How to talk to girls and boys about their illness?

How to talk to girls and boys about their illness?

How do I know when is the right time to talk to my son or daughter about their heart disease?
This question causes stress for many parents of patients with complex congenital heart disease.

Although there is no perfect recipe or set of foolproof steps, it is important to consider factors such as the baby's age and level of cognitive and emotional maturity.

Before talking to your daughter or son:

Before having the conversation, you can ask yourself the following questions:
  •  What does my son or daughter know about his illness?
  •  What is important for you to know right now?
  •  What tools (drawings, stories, photos, tales, etc.) am I going to use as a support to explain?
  •  How do I prepare to answer questions my son or daughter may have?
  •  What emotions do I experience when thinking about this conversation?

During the conversation:

  •  It offers direct and concrete information. With very young children (under 5 years old), stories and toys should be used to accompany the information. Explanations should be very simple. For example; "You must drink this syrup so that your heart does not get so tired".
  •  Position yourself in such a way that there is bodily closeness with your daughter or son and that you can look at their face while you speak.
  •  Check that the information has been transmitted successfully, you can support yourself with questions: can you tell me why you should take the syrup?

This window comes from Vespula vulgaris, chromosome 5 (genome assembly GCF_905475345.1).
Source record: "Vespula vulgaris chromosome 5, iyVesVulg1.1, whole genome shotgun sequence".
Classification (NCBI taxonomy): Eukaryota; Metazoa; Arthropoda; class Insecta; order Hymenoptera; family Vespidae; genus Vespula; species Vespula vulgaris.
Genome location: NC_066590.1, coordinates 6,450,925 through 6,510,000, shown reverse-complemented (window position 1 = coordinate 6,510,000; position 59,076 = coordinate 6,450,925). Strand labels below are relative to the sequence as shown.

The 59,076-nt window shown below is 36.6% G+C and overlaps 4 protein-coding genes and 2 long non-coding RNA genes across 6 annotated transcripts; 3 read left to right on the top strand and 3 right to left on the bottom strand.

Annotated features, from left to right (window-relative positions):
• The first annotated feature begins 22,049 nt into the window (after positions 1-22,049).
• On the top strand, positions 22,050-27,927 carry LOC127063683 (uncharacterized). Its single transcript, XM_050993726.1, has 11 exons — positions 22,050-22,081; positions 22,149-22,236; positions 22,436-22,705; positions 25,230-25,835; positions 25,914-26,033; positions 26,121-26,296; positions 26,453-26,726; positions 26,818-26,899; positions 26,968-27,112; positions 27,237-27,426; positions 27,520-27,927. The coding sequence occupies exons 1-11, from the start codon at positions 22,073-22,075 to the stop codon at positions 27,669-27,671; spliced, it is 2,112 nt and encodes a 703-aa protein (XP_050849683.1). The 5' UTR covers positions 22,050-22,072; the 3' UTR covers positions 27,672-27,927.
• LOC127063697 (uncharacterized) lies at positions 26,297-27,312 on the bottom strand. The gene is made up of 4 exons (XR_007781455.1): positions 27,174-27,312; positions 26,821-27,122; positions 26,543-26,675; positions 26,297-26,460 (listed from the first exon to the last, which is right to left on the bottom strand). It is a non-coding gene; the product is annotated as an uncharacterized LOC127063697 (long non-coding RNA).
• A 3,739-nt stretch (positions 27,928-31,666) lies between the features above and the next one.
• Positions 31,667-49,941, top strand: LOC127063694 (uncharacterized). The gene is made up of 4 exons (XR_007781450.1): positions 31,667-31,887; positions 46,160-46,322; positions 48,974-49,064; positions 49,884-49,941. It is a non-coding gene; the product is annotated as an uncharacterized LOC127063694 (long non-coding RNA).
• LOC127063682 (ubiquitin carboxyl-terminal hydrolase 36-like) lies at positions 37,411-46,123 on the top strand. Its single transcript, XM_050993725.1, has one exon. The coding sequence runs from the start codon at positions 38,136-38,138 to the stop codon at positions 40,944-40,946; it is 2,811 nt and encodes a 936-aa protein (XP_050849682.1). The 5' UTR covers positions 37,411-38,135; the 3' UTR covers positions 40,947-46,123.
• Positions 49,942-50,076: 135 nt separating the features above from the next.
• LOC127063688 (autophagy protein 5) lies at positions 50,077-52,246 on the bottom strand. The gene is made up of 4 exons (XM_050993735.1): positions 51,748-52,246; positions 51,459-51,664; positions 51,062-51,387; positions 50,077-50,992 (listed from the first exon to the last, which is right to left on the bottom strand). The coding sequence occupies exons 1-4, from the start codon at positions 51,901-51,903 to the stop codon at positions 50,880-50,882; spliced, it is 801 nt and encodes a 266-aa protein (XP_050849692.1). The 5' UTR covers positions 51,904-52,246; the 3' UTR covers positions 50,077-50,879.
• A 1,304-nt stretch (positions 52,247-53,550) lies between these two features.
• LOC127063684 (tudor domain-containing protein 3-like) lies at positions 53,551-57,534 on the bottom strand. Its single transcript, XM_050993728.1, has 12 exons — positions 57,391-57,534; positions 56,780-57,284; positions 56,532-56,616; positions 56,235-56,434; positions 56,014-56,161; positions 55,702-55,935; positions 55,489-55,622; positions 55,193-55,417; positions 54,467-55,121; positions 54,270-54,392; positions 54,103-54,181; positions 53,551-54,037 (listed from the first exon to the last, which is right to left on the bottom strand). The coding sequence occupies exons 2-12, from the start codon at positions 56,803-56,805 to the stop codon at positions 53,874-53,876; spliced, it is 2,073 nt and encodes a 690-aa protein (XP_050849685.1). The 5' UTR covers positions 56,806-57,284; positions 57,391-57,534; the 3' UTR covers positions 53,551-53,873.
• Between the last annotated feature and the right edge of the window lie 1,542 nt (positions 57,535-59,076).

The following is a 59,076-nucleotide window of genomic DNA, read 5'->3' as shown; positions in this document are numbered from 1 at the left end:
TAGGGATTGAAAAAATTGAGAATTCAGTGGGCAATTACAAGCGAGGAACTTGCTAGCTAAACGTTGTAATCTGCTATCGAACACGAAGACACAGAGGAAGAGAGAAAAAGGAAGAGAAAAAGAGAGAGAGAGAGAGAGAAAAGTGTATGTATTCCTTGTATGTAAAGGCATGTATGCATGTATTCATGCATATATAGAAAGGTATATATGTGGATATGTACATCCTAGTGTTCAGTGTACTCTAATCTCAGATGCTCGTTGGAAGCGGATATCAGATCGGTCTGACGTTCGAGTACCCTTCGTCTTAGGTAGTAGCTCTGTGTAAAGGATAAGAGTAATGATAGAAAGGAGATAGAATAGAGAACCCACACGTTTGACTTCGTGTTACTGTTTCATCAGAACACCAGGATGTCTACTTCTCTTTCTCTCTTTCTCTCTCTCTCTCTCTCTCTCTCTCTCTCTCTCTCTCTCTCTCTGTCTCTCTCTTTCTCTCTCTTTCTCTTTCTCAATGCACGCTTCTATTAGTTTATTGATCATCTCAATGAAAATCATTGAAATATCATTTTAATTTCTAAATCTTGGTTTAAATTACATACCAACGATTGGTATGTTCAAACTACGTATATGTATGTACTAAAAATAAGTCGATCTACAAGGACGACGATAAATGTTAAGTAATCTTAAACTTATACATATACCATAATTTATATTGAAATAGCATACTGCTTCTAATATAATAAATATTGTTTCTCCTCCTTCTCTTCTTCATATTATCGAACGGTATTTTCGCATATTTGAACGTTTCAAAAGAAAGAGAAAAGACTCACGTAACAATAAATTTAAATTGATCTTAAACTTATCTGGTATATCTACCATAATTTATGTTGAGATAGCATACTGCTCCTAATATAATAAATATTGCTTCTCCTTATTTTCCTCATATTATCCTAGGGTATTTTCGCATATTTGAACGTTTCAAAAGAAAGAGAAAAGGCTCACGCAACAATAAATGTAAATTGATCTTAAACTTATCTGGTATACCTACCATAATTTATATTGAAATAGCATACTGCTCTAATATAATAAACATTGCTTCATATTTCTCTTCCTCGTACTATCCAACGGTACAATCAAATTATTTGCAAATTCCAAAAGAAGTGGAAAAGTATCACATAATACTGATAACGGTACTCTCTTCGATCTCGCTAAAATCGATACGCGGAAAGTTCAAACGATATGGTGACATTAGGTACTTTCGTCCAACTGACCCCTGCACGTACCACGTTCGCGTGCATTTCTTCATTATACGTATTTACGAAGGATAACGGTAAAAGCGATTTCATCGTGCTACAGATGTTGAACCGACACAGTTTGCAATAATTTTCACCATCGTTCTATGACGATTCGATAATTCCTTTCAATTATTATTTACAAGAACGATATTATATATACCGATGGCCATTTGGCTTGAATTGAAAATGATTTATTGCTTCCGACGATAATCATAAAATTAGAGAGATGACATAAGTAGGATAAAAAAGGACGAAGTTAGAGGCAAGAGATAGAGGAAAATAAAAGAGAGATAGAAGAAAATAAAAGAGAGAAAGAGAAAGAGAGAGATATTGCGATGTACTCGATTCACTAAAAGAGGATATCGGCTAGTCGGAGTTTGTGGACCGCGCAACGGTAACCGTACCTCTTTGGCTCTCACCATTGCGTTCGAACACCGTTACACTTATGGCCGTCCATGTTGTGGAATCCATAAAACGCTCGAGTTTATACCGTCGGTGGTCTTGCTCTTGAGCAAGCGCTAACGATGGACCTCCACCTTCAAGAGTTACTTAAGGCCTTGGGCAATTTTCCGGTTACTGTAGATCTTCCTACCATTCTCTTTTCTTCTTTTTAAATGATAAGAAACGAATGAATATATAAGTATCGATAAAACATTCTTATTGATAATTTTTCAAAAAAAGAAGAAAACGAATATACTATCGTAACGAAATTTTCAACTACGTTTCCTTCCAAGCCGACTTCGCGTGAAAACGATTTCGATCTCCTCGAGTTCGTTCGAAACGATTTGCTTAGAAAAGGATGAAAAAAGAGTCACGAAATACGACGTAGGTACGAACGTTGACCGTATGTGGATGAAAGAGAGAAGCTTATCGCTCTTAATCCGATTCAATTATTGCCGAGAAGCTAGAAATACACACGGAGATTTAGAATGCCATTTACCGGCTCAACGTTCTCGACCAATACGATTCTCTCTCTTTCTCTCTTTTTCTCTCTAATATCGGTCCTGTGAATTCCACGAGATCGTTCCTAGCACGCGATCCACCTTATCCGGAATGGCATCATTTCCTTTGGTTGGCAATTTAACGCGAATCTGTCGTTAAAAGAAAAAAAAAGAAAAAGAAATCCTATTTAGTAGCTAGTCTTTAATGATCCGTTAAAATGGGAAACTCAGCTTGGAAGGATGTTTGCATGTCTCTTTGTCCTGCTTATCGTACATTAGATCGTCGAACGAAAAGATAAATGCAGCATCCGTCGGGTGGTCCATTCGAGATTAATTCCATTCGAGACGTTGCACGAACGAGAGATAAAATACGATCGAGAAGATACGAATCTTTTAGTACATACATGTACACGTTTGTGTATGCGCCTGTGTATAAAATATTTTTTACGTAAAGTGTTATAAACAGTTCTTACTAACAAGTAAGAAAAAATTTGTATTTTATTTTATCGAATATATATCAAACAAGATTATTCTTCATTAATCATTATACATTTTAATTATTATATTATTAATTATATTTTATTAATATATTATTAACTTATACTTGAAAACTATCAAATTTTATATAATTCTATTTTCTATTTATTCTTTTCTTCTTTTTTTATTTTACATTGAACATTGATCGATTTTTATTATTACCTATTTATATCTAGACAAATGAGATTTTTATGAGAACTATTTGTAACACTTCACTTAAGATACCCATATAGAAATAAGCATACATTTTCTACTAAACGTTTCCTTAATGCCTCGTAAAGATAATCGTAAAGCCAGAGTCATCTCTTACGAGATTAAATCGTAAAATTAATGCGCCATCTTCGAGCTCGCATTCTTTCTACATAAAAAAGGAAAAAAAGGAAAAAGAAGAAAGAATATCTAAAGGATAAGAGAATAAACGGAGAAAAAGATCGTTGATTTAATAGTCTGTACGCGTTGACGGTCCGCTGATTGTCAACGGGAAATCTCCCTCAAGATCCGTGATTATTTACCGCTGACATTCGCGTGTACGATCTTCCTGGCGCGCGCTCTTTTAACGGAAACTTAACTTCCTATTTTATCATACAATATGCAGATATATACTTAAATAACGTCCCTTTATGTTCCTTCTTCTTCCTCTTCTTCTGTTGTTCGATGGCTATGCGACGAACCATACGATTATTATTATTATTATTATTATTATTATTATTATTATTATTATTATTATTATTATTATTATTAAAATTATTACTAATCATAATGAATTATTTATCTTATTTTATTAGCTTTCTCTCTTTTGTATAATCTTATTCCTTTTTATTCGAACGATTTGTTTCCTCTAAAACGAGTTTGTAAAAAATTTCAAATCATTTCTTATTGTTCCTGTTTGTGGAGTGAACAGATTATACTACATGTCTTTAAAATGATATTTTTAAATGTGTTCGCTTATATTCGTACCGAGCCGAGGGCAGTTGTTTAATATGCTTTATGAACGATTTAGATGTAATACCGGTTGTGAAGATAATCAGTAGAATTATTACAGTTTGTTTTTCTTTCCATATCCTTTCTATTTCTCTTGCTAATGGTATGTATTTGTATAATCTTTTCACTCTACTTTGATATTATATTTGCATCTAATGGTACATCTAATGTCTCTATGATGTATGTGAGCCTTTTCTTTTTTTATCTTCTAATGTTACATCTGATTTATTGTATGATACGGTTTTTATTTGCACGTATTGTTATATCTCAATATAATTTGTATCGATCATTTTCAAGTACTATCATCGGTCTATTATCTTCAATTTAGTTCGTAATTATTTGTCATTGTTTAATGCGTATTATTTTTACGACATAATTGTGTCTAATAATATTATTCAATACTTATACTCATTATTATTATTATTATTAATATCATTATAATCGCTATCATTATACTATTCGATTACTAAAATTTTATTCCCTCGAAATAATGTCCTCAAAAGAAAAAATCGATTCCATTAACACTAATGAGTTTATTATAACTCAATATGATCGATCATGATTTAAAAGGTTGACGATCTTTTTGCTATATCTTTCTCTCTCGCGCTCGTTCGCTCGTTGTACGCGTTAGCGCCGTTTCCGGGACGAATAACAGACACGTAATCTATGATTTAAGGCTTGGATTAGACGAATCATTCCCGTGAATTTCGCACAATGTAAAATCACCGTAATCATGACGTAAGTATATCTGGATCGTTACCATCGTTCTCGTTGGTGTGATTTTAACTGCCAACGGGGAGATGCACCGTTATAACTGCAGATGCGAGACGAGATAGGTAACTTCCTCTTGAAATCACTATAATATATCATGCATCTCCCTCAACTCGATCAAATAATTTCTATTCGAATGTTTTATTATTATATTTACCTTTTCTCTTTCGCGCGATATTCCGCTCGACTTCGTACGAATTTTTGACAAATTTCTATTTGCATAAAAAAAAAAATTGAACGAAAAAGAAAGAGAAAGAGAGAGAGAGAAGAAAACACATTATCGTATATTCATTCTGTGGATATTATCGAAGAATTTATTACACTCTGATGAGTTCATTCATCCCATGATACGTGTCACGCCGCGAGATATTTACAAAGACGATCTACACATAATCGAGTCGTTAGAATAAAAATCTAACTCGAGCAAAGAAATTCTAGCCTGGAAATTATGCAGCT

•  Allow your daughter or son to ask questions and answer honestly and calmly. If you don't have the answer, tell the truth: “I don't know that, child, we'll ask the doctor at the next appointment, do you think?
  •  Promotes the expression of emotions, how do you feel about what I just told you? This can be facilitated by talking about your own feelings: “When they told me I felt a little scared, feeling scared is normal”.
  •  Leave the door of dialogue open: "whenever you have questions about this, we can talk".

after the conversation:

  •  Take some time to evaluate the result. What did you manage to communicate? How was the information received?
  •  Write down the questions that arose, especially those that should be consulted with health professionals.
  •  Look for other resources that can support future conversations: stories, guides, toys, etc.
  •  Monitor the emotional state of your daughter or son: talking about the disease is not easy. You may observe emotional reactions of fear, anguish, guilt, sadness, or shame. It is important that you talk to your daughter or son about these emotions and that you find spaces to express them as a family.

Other tips:

  •  Avoid trying to tackle everything at once; Several conversations on the subject will be necessary.
  •  It may happen that your daughter or son does not want to talk. Give it time, it is complex to process the information.
  •  Reaffirm your availability to talk about the subject.
  •  Talk to other people about your feelings as a parent by having these conversations.